Despite these glaring problems, ten years after New Jersey passed the original Megan's Law, the U.S. federal government enacted the Adam Walsh Act.34 This law mandates that all states enact sex offender registries and calls for the development of a national sex offender registry incorporating the registry information from every state.35 The federal database, 36 accessible to the public,37 requires offenders to provide the following information for the registry: name, social security number, address(es), employer, any school they attend, license plate number, and vehicle description, as well as any other information the Attorney General may require.38 The act sets up three tiers based on the offense convicted; the tier determines the length of time the offender must appear on the register, ranging from fifteen years for Tier I to lifetime registration for Tier III39 offenders.40 The Adam Walsh Act Page 150 requires each state to develop criminal penalties and fines for failure to register in addition to a federal penalty of imprisonment for ten years.41 All states must comply (i.e., set up their own registries and upload their data to the national database) by 2009 or face losing significant federal funding.42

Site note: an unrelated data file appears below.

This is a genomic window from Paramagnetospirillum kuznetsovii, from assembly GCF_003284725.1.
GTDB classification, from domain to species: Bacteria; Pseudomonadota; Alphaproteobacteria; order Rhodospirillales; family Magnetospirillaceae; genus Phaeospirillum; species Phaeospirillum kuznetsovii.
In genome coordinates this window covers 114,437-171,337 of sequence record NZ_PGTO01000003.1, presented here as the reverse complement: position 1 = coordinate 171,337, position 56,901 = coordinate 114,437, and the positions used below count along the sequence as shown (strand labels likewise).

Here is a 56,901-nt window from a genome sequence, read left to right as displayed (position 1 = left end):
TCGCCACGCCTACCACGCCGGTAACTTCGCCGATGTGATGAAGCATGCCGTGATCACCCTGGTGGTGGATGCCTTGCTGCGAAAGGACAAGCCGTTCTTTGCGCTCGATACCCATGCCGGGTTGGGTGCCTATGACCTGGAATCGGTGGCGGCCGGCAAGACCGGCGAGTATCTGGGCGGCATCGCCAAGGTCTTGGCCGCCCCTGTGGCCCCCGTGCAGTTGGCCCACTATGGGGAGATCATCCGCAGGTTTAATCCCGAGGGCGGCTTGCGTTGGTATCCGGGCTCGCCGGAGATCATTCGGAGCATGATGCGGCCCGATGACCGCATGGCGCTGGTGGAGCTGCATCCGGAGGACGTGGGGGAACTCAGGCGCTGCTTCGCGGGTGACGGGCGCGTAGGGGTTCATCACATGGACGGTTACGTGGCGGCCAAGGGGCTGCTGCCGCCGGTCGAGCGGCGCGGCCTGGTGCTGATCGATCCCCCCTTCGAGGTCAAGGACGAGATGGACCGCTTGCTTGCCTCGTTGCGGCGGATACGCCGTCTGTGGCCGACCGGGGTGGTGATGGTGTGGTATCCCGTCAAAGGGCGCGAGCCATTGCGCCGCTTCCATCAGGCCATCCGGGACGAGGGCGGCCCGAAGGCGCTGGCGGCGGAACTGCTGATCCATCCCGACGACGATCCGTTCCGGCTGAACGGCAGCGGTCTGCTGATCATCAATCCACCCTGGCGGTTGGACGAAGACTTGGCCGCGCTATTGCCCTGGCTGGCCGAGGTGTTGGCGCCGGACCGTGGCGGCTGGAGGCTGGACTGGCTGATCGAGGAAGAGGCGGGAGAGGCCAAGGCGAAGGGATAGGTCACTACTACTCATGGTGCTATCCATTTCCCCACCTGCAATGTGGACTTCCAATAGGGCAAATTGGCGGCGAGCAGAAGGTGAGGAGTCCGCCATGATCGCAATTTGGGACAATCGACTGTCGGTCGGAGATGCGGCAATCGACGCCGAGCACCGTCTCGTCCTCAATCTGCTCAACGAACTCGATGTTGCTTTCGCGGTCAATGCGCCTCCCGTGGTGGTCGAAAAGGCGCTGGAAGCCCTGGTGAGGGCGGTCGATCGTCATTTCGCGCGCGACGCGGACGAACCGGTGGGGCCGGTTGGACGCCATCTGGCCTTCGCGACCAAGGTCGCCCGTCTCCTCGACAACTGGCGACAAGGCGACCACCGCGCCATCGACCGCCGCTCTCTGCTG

As a result of the Adam Walsh Act, U.S. marshals are now responsible for tracking down sex offenders who are in violation of registration laws.43 In the United States, 603,000 sex offenders are registered, but of those, 100,000 are missing. 44 Though the act requires states to bring their registration laws into compliance with its requirements by 2009, the marshals have already captured 1300 fugitive offenders.45

B Criticism Of Registration And Notification Laws

Public notification and registration laws lack efficacy and cause various negative results. The impact registration and notification laws have on sex offenders will be discussed in depth in section IV. But it is worth noting here that a 2000 study found that re-offense rates for sex offenders subject to these laws did not differ significantly from re-offense rates for unregistered offenders.46 Statistics suggest that public notification actually negatively impacts registration itself; now, faced with public shaming, only 85 percent of offenders register at all, compared with 97 percent before public notification became mandatory. 47 Page 151

Many law enforcement officials state that, generally, registries provide little to no help for law enforcement.48 In fact, most of the sex offenders caught by officials are not listed on registries. 49 Furthermore, as a result of the Adam Walsh Act, the increase in volume of offenders listed on the registry is making it more difficult for...